I have been meaning for a long time to set some configuration parameters for specific file types including which applications open them by default. I deal with a lot of different file types and I am typically having to scroll through a long list of Mac applications to select the one that I want to open the file. Since its not easy to do this in one spot on Mac OSX Mountain Lion without adding a third party application I started looking around to see what was available and ended up with Default Apps by Rubicode. Below I describe installing Default Apps and how it works.
Many people still seem to not be aware of EXIF data and the information it provides anyone that wants to view it. EXIF data is attached to image files as well as other files and provides all sorts of details from file creation time to exact GPS coordinates. This is the type of data that was extracted from an image uploaded by Vice Magazine that gave away John McAfee’s location when he escaped Belize. On Backtrack Linux there are numerous tools to extract EXIF data including exiftool which is written in Perl and easy to use. Below we will describe exiftool, which is located in /pentest/misc/exiftool/ or /usr/bin, and provide examples to show how easy it is to use.
Need a quick way to generate a PHP backdoor for a compromised server you want to come back to later, then weevely is your application. I was pleasantly surprised when I started playing around with weevely in more detail as it provides a ton of built in functionality and does a lot more than I initially though that weevely did. The weevely application is built using Python and its current version on Backtrack 5 R3 is weevely v0.7. The weevley.py Python script is located in the /pentest/backdoors/web/weevely directory and some of its uses are described in more detail below.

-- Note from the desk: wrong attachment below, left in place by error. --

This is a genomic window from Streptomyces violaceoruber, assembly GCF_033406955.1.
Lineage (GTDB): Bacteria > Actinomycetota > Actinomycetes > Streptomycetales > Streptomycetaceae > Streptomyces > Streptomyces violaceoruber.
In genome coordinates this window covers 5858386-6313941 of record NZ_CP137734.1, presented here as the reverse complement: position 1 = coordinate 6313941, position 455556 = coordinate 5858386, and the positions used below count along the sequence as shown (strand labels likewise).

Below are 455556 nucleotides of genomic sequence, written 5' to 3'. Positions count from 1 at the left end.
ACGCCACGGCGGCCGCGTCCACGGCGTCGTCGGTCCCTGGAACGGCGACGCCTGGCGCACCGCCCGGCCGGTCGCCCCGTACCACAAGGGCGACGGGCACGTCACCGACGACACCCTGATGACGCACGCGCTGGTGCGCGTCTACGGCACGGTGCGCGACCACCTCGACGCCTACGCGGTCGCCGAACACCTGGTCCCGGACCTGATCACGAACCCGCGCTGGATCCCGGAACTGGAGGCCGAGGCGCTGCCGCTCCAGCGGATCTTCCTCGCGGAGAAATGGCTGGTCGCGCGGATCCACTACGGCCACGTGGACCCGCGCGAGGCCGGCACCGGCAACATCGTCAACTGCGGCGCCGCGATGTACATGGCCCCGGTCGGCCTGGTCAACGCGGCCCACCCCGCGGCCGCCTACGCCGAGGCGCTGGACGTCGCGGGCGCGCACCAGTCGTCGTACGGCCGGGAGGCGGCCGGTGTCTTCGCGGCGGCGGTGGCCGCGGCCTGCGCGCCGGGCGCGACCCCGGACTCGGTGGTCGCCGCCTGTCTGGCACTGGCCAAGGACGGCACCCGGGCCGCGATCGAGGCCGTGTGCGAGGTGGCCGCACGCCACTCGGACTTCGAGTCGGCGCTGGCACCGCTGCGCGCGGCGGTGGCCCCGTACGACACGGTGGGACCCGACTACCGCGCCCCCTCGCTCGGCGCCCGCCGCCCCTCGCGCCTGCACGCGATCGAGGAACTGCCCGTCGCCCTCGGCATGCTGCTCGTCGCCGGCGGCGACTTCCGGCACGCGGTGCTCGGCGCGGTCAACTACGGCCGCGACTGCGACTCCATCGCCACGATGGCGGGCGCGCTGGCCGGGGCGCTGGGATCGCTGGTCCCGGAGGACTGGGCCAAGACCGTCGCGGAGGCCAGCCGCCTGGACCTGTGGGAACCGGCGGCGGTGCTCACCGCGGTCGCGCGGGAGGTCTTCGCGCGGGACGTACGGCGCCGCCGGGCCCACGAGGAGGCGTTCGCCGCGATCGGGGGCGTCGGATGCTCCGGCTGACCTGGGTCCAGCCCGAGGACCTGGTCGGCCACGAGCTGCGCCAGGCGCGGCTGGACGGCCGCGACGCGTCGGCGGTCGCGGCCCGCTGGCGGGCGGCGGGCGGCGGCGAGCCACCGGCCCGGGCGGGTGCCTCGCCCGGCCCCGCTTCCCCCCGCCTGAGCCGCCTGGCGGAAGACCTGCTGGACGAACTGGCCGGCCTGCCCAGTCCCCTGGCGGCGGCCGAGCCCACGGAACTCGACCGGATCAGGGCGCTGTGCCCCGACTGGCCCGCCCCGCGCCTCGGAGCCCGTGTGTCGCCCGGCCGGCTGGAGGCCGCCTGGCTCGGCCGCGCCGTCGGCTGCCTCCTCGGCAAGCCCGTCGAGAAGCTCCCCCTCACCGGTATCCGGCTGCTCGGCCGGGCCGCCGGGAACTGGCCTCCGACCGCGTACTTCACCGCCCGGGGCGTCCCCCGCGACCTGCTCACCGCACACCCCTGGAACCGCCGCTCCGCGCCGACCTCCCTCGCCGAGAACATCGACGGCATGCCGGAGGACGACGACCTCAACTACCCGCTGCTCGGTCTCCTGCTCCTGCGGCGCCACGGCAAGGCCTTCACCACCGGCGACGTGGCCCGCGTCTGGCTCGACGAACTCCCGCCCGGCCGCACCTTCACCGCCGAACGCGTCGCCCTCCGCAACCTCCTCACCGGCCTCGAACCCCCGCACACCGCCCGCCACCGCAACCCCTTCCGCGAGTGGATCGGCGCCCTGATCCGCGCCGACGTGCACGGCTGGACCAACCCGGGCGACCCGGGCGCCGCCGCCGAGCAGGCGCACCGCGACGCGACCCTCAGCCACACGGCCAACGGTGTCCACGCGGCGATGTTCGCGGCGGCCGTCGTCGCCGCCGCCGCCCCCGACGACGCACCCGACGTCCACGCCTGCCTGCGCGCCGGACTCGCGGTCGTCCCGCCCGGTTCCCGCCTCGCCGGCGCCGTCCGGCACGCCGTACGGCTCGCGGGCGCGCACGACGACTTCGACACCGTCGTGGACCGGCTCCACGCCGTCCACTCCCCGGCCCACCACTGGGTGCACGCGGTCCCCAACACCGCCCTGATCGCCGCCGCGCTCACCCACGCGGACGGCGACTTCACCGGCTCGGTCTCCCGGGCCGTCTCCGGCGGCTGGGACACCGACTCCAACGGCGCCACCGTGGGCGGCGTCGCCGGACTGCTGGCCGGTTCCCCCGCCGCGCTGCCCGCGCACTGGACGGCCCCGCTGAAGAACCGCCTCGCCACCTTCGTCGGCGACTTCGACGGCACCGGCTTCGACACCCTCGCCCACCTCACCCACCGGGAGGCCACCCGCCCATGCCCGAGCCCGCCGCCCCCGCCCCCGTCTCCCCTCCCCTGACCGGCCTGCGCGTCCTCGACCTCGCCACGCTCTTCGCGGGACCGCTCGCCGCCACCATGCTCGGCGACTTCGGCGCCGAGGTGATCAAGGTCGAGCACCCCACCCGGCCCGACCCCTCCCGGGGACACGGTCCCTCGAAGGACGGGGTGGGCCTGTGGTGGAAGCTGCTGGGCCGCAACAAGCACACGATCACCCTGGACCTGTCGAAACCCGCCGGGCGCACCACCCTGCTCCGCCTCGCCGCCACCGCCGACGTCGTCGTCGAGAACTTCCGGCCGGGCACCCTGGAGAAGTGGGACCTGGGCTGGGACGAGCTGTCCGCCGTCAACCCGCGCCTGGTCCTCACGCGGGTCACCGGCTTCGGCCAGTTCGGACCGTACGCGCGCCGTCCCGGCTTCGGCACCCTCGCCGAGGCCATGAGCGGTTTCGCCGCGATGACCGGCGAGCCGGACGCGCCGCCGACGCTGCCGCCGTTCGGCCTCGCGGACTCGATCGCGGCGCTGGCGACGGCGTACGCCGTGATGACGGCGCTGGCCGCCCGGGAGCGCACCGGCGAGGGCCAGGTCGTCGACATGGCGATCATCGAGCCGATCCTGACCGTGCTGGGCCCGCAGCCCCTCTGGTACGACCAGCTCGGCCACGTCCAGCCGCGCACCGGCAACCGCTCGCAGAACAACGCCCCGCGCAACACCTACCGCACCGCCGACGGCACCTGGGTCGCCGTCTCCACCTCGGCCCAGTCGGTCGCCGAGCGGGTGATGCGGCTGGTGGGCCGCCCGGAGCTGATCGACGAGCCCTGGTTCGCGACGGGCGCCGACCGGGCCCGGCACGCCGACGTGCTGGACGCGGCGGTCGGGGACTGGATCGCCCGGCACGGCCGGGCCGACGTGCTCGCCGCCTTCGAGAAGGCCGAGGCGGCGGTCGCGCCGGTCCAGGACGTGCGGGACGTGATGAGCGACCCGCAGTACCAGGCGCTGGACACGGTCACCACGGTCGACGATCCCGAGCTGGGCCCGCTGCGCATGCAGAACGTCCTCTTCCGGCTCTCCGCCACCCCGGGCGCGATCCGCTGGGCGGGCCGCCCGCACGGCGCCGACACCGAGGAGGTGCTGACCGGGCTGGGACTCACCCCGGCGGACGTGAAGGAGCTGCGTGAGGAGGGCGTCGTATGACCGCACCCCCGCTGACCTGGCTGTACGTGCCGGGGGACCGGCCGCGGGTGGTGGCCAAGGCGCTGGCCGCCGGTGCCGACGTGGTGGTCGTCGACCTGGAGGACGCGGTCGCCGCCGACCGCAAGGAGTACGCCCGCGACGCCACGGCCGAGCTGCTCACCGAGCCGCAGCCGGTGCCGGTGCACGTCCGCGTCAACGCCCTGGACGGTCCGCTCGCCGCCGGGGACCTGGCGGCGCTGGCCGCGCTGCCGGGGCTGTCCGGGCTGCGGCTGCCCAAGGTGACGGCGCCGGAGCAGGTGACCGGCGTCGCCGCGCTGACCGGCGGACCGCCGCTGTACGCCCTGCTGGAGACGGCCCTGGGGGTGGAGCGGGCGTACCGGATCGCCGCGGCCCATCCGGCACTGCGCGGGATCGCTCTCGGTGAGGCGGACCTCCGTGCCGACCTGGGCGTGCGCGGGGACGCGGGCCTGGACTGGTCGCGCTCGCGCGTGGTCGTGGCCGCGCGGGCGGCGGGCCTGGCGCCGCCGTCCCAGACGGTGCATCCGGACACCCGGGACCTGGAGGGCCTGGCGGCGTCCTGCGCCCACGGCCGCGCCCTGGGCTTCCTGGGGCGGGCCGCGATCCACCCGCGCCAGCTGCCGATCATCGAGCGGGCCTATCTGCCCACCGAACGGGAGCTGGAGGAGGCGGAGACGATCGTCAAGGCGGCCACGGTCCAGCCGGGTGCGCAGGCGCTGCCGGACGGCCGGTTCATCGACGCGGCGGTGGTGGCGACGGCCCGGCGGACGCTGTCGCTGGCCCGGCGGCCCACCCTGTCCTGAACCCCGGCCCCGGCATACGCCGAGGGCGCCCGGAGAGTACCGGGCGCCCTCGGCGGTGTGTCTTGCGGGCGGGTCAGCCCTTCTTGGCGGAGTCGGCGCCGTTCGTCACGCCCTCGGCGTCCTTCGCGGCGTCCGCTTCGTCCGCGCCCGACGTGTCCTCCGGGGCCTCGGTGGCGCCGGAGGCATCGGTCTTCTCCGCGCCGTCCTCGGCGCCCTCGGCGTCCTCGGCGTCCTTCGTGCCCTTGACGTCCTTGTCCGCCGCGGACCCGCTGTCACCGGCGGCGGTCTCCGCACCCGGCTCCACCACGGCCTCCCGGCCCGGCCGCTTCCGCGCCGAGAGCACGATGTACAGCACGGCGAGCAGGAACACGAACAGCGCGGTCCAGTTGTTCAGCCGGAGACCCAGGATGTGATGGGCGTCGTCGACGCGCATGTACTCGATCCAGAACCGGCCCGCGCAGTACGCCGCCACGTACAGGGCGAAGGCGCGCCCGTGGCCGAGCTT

When I got my Macbook about 9 months ago one of the first things I did was change the default OSX screenshot format type from PNG to GIF. I edit a lot of images in Photoshop to post in technical articles and for the GIF’s I have been having to change the Photoshop Image Mode from Indexed Color to RGB to apply most filters during the process of editing the image. Photoshop loses a lot of functionality when an image’s Image Mode is set to Indexed so each time I modified an screenshot image and say wanted to apply a filter I would first have to modify the Photoshop Image Mode from Indexed Color to RGB. I recently got fed up with having to do that so I was looking for a solution when I realized if I just change the default screencapture format back to PNG the images open in Photoshop with the Image Mode set to RGB or Red/Green/Blue Color Model. Anyhow when doing so I started to wonder what image formats were available to set as the default screencapture format. Below I describe the details of what screencapture image formats are available in Mac OSX Lion and also what Image Mode that Adobe Photoshop opens each format from the Mac in.
Another OSX screenshot setting that many people may want to change is the file format that screenshot saves images in. The default file format for screenshots in OSX is PNG however I personally prefer GIF’s to PNG’s so below is information on how to modify the default PNG file format for screenshots to GIF.